‘Woman – Post WW2’ Research Essay
By Isabella Martin
“Account for the Continuity and/or Change in Woman’s status in Aust. Over Time.”
The evolution of the rights of woman in Australia owes much to successive waves of feminism, or the woman’s movement. The first of these took place in the late 19th century and was concerned largely with gaining the right to vote and to stand for election into parliament. The second wave of feminism took place in the 1960s and 1970s and focused on gaining equality with men in other areas, such as work, the law and general social standing. These protests for the changing rights and freedoms of woman targeted many different aspects of life and presented a broader challenge to traditional ideas of woman’s rights. This therefore led to more fundamental changes in the daily lives of mainstream Australian woman.
As mentioned before, the first wave of feminism brought woman the right to vote in federal and state elections. Halfway through the 19th century Australian colonies began to grant manhood suffrage, however, woman were not originally included. When Australia reached Federation in 1901, it was agreed that all woman should be given the vote at a federal level since woman from South and Western Australia already had a State vote. In 1902, all women were given the vote in federal elections except for those who were Indigenous Australian’s, or of Asian, African or Pacific Islander descent.
Despite the enfranchisement, no woman was elected to an Australian parliament until 1921, for instance the first federal female parliamentarians were not elected until 1943. This is just one example of how enfranchisement fell short of truly improving the lives of Australian woman or changing attitudes about them, woman were still being seen as nurturers who had no other destiny than to marry and raise children. In terms of the workforce, few women did work and the few who did not only had to find paid work, but also had to carry the burden of all housework and child caring.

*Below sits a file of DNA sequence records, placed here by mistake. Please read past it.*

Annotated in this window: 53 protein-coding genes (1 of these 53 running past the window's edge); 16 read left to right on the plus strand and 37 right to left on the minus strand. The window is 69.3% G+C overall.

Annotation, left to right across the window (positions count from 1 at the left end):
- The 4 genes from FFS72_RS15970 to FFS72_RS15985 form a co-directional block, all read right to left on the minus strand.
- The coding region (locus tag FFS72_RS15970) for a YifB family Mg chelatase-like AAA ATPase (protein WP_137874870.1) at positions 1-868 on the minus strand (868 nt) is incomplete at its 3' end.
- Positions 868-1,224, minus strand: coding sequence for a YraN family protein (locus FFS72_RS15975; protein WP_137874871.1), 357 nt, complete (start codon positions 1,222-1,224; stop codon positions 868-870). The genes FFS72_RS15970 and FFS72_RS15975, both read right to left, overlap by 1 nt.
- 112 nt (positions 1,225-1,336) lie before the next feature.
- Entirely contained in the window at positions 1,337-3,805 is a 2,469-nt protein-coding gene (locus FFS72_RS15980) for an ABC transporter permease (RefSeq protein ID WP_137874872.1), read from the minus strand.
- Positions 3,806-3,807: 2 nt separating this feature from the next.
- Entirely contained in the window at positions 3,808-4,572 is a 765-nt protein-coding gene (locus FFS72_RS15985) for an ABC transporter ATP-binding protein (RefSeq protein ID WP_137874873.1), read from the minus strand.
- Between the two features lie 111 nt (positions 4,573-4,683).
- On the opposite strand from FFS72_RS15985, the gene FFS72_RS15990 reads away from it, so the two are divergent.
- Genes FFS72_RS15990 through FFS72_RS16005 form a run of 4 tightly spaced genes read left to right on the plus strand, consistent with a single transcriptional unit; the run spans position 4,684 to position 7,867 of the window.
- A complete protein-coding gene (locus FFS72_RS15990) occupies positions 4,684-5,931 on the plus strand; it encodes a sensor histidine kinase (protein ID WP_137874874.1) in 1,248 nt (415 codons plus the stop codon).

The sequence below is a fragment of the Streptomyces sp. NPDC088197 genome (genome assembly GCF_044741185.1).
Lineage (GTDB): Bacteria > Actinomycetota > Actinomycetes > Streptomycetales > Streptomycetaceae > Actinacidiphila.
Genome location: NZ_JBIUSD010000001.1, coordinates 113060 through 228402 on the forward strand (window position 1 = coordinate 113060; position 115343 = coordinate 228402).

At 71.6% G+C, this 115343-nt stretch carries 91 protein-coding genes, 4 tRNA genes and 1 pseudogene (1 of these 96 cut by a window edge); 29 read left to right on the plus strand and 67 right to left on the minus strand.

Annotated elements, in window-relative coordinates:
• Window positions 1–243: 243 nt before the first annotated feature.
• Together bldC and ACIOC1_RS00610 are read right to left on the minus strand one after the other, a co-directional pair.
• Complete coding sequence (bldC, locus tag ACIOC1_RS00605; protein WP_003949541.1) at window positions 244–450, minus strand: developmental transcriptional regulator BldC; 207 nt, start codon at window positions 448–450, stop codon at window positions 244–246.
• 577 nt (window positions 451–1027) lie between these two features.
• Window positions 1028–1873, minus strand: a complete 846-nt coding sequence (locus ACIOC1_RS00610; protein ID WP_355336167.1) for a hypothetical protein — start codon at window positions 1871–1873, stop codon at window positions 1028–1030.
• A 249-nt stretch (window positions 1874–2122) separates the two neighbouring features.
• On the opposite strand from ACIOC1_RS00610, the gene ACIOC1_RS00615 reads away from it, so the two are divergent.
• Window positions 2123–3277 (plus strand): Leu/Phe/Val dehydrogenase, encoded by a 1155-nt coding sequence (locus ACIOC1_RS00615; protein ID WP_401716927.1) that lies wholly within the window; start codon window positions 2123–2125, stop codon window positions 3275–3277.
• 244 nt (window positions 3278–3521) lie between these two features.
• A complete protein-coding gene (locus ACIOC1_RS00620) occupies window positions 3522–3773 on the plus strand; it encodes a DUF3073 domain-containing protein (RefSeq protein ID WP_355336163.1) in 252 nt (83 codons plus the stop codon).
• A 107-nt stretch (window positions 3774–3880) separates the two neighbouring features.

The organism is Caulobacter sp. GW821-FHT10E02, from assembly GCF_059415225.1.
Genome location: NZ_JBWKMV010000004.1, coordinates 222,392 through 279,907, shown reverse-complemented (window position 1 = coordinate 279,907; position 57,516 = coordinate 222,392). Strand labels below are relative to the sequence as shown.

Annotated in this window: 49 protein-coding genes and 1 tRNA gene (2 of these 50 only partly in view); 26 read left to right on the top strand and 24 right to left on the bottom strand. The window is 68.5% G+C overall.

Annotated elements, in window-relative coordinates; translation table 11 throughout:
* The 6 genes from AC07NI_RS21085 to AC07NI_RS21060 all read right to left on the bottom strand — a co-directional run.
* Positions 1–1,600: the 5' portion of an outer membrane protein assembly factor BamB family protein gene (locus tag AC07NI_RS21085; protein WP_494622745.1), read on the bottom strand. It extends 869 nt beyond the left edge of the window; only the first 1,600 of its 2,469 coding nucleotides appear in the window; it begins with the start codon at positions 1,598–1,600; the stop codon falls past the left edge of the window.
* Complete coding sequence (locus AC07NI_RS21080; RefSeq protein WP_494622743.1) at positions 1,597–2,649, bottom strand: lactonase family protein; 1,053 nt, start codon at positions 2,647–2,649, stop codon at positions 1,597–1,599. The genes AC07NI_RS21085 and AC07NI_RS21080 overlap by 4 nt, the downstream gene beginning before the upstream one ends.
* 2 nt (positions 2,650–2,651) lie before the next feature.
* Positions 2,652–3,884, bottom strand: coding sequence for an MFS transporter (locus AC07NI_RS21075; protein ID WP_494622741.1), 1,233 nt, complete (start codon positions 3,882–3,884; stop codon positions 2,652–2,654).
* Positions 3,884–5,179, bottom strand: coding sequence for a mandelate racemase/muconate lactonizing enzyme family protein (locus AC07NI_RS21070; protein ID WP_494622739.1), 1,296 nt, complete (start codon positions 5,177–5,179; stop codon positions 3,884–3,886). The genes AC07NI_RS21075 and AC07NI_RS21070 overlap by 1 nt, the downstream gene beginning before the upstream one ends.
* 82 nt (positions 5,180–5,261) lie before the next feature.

Despite societies definition of their role, many married women sought to improve the family's economic security and gain some economic independence of their own by entering paid employment, generally working in areas that society believed reflected traditional expectations of them as careers, the common occupations included Teaching, Nursing, and Secretarial work. Few woman gained entry into the recognised ‘male’ occupations such as Engineering, Law and the Sciences. A key issue for all women was wage discrimination in favour of men.
The idea was placed that all men should receive enough pay to support family, and that women in the paid workforce should earn lower wages than those earned by men. The notion of what jobs a woman could do expanded during World War 1, but a women’s role in public life was still very limited especially during the 1950s when the idea of the stereotypical ‘Housewife’ was well known.
Throughout 1950s Australia, matters such as Education, paid employment, religion and social attitudes all reinforced the principle that a ‘Women’s place is in the home’. Their role was to primarily to be a good wife and mother, society expected woman to conform to the idea of woman as homemakers and that’s all they could ‘supposedly’ be. Marriage, being a popular trait for woman during the 1950s, restrained them from having their own freedom. By way of illustration, the typical wedding vows had the female partner promise to ‘love, honour and obey’ her husband, while he promised only to ‘love and honour’ his wife. Unfortunately at that point in time, law reinforced women’s subservient role within marriage, and society general assumed that woman required a man to look after their interests.
The ‘Nuclear Family’, which was known as the basic family unit throughout the 50s, is a perfect example in reference to the statement that a ‘Woman’s place is in the home’. The ideal family usually lived in a home placed...
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